It is then apparent that Braggs sees the issues of race and gender through the filter of polarity, and that is why his teachings resonate so deeply with the field of embodied spirituality. Yet what makes Braggs’ understanding original is adding race as the other dimension in the soul’s quest for incarnation and wholeness. More precisely, Braggs (2022) speaks about the level of melanin in each person’s skin as one of the key factors in evoking the energies of the ego and the higher self. The less melanated (lighter) the skin, the more the ego aspect is maximized; the more melanated (darker) the skin, the more the higher self aspect is maximized. The interaction between race and gender creates a two-dimensional set of coordinates where a White male corresponds to the most amplified ego (being loved) aspect and a Black female to the most amplified higher self (being loving) aspect. Between those extremes lies a whole field of infinite possibilities of expression.
Much of the challenge and beauty of life comes from the fact that individuals, collectives, and even whole societies are over-amplified in either the ego or the higher self aspect. Over-amplification in the higher self makes people more loving and compassionate, but it creates a tendency to be less apt at setting boundaries, standing up for oneself, and getting needs met. Being over-amplified in the ego means more capacity to get what we need, set boundaries, and make our voice heard, but also an inclination to be less compassionate and potentially more oppressive. Cultures that are amplified in the higher self aspect (and therefore the more melanated ethnicities) often end up being oppressed, while those more amplified in the ego aspect (those ethnicities with lighter skin) often end up being the colonizers and oppressors.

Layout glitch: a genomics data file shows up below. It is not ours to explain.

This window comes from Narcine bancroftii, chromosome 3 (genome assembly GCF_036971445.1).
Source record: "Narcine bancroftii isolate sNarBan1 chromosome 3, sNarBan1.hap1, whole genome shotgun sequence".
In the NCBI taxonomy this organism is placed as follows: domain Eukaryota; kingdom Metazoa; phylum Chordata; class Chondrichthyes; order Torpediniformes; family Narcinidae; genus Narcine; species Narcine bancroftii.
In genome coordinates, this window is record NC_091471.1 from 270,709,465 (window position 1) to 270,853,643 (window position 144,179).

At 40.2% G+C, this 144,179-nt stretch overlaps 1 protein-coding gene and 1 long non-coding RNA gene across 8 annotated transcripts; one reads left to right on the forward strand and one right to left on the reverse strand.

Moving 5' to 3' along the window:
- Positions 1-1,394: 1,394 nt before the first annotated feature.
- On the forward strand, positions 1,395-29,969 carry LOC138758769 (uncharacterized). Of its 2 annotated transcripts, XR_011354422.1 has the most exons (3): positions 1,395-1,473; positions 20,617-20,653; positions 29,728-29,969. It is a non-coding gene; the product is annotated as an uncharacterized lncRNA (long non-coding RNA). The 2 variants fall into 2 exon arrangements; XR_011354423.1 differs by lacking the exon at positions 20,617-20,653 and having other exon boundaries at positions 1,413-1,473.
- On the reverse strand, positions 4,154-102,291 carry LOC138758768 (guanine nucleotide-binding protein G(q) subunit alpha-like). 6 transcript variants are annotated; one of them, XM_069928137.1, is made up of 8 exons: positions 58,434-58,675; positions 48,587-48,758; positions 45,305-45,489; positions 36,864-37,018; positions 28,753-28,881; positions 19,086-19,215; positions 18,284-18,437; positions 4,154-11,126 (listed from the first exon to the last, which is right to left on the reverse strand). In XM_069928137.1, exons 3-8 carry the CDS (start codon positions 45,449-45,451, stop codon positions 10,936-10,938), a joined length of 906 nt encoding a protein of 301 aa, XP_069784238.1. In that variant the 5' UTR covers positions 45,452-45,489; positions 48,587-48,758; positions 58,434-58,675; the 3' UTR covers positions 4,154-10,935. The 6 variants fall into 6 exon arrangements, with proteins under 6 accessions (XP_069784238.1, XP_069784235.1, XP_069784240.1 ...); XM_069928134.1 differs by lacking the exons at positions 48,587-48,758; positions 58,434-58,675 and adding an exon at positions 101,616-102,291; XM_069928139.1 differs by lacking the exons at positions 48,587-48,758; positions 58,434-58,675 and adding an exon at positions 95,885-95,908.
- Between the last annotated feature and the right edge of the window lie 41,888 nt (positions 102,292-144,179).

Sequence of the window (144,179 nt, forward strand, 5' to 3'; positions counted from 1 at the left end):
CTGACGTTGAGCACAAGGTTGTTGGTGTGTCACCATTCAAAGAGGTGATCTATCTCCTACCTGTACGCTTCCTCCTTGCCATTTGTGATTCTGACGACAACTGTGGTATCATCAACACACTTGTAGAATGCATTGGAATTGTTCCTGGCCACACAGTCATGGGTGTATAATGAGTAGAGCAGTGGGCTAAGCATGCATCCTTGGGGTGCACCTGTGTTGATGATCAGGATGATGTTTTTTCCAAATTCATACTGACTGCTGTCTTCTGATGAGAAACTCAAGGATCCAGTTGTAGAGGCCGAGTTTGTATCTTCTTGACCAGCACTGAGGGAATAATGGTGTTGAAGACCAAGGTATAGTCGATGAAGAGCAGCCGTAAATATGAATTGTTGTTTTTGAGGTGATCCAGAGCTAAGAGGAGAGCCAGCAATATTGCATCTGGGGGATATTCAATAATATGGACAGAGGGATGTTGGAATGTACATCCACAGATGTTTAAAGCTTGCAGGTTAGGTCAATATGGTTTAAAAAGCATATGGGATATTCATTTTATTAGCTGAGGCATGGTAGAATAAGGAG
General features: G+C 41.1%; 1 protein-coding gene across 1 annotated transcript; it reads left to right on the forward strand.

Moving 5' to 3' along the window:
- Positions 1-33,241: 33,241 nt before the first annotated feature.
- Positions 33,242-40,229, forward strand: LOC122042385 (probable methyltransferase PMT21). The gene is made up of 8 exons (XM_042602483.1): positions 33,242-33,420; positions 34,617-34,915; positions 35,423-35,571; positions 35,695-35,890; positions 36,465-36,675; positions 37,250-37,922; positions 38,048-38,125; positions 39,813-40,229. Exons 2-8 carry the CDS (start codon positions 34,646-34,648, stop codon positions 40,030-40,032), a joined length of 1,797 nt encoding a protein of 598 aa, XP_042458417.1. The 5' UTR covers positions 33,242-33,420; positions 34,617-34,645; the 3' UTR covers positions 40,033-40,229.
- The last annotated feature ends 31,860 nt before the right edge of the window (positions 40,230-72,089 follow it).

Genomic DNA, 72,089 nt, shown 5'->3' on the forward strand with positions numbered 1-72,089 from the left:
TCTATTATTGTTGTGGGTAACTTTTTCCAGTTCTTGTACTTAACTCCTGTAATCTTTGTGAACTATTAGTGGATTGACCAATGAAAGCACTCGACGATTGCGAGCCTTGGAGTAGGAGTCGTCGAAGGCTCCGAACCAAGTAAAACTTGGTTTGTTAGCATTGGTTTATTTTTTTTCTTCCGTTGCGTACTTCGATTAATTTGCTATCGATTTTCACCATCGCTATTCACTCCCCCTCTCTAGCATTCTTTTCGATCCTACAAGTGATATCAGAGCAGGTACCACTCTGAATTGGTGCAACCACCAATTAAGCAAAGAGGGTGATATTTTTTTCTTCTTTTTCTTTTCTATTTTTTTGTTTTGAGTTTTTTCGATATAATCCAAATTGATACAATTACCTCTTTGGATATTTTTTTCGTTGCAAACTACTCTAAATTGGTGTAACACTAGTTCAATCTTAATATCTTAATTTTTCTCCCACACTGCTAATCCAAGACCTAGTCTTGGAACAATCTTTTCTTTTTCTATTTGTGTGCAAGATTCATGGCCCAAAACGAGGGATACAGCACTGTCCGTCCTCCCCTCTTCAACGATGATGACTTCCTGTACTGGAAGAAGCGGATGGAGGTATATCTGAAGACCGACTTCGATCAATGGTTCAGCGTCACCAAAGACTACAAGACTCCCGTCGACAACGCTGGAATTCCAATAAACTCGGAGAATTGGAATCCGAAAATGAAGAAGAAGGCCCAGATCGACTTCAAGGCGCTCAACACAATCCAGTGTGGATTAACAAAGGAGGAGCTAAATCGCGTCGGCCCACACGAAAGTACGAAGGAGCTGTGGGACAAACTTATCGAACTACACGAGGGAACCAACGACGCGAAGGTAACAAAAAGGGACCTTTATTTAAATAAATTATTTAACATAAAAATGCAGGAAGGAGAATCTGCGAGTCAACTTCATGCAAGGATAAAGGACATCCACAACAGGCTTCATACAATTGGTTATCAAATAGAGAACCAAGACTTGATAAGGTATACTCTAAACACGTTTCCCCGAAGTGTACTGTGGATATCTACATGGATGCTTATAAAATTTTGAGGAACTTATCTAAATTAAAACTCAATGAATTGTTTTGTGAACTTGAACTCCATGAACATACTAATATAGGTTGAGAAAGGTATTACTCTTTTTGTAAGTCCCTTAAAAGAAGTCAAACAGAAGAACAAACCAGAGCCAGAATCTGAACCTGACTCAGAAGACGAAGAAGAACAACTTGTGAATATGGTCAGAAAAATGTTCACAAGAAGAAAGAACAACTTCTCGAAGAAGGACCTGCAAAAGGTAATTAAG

As we noted, both the ego and higher self aspects need to be experienced and activated in order to access the fullness of love that the soul remembers as its essential vibration. And yet, when the soul incarnates as a specific body characterized by a certain gender and race, one of those aspects is more amplified. As a result, incarnated life is a journey whose goal is strengthening the weaker side in order to reach some form of balance. People and groups with strong ego are challenged to be more loving, more selfless, and more in tune with the higher self. People and groups who are already amplified in the higher self, instead, need to strengthen their ego by learning to set boundaries, speak their voice, and get their needs met.
Humanity as a whole, then, is trying to find balance. And because we are all part of humanity, we all have medicine for one another. For example, more melanated people, who symbolically represent the polarity of the Black, hold the medicine of oneness, of being loving, of expanding consciousness beyond the individual and into group and collectivity. Less melanated people, who represent the polarity of the White, carry the opposite medicine: that of individuality, separation, setting boundaries, uniqueness, and difference.
The exchange of medicine between polarities also applies at the level of intimate relationships. Braggs (2022) notes that we often seek those intimate partners who carry the opposite medicine to ours. The problem is that we don’t always know how to exchange medicine properly. As a result, we may fall into the dysfunctional models exemplified by the relationship between an empath and a narcissist. The empath is extremely over-amplified in the higher self aspect, the narcissist in the ego aspect, but they cannot share their gifts consciously. Instead, they get caught up in conflict and projection. Energy and information are still exchanged, but in a way that can’t be properly assimilated. Usually, these relationships end up creating hurt and trauma.